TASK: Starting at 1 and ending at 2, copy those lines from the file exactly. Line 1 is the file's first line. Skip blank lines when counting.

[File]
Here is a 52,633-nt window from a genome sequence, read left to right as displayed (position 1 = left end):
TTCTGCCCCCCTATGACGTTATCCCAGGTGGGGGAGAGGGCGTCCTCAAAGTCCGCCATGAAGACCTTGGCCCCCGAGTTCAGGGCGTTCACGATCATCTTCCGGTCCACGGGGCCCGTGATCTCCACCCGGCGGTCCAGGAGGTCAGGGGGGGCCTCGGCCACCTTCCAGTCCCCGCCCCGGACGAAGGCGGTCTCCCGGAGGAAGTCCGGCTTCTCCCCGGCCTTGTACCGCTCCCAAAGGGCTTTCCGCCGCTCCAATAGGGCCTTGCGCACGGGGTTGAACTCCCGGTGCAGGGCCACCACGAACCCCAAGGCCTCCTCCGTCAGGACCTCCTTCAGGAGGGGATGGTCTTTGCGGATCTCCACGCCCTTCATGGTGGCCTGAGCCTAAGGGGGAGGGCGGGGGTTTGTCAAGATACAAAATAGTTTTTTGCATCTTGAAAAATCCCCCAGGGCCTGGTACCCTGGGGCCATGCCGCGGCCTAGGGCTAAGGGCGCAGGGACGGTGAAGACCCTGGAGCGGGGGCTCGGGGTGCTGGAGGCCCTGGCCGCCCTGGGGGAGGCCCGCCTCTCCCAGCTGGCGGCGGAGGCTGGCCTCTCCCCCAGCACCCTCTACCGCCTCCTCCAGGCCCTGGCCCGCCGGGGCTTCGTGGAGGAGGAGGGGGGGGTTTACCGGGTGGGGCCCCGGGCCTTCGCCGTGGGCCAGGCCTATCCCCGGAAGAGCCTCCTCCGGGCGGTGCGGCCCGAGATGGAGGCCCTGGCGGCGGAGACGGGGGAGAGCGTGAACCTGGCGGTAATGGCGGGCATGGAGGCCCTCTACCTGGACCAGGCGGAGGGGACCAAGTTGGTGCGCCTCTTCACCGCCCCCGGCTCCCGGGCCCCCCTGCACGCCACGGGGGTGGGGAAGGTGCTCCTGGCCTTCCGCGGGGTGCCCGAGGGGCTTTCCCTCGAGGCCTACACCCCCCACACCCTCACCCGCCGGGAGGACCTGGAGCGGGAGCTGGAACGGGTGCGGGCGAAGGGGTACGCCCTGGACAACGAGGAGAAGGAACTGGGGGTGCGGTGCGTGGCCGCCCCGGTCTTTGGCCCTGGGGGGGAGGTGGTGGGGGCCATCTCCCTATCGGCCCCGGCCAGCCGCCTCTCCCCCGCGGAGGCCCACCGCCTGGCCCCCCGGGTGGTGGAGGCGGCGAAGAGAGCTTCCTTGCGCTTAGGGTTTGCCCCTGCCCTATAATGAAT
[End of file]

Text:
Here is a 52,633-nt window from a genome sequence, read left to right as displayed (position 1 = left end):
TTCTGCCCCCCTATGACGTTATCCCAGGTGGGGGAGAGGGCGTCCTCAAAGTCCGCCATGAAGACCTTGGCCCCCGAGTTCAGGGCGTTCACGATCATCTTCCGGTCCACGGGGCCCGTGATCTCCACCCGGCGGTCCAGGAGGTCAGGGGGGGCCTCGGCCACCTTCCAGTCCCCGCCCCGGACGAAGGCGGTCTCCCGGAGGAAGTCCGGCTTCTCCCCGGCCTTGTACCGCTCCCAAAGGGCTTTCCGCCGCTCCAATAGGGCCTTGCGCACGGGGTTGAACTCCCGGTGCAGGGCCACCACGAACCCCAAGGCCTCCTCCGTCAGGACCTCCTTCAGGAGGGGATGGTCTTTGCGGATCTCCACGCCCTTCATGGTGGCCTGAGCCTAAGGGGGAGGGCGGGGGTTTGTCAAGATACAAAATAGTTTTTTGCATCTTGAAAAATCCCCCAGGGCCTGGTACCCTGGGGCCATGCCGCGGCCTAGGGCTAAGGGCGCAGGGACGGTGAAGACCCTGGAGCGGGGGCTCGGGGTGCTGGAGGCCCTGGCCGCCCTGGGGGAGGCCCGCCTCTCCCAGCTGGCGGCGGAGGCTGGCCTCTCCCCCAGCACCCTCTACCGCCTCCTCCAGGCCCTGGCCCGCCGGGGCTTCGTGGAGGAGGAGGGGGGGGTTTACCGGGTGGGGCCCCGGGCCTTCGCCGTGGGCCAGGCCTATCCCCGGAAGAGCCTCCTCCGGGCGGTGCGGCCCGAGATGGAGGCCCTGGCGGCGGAGACGGGGGAGAGCGTGAACCTGGCGGTAATGGCGGGCATGGAGGCCCTCTACCTGGACCAGGCGGAGGGGACCAAGTTGGTGCGCCTCTTCACCGCCCCCGGCTCCCGGGCCCCCCTGCACGCCACGGGGGTGGGGAAGGTGCTCCTGGCCTTCCGCGGGGTGCCCGAGGGGCTTTCCCTCGAGGCCTACACCCCCCACACCCTCACCCGCCGGGAGGACCTGGAGCGGGAGCTGGAACGGGTGCGGGCGAAGGGGTACGCCCTGGACAACGAGGAGAAGGAACTGGGGGTGCGGTGCGTGGCCGCCCCGGTCTTTGGCCCTGGGGGGGAGGTGGTGGGGGCCATCTCCCTATCGGCCCCGGCCAGCCGCCTCTCCCCCGCGGAGGCCCACCGCCTGGCCCCCCGGGTGGTGGAGGCGGCGAAGAGAGCTTCCTTGCGCTTAGGGTTTGCCCCTGCCCTATAATGAAT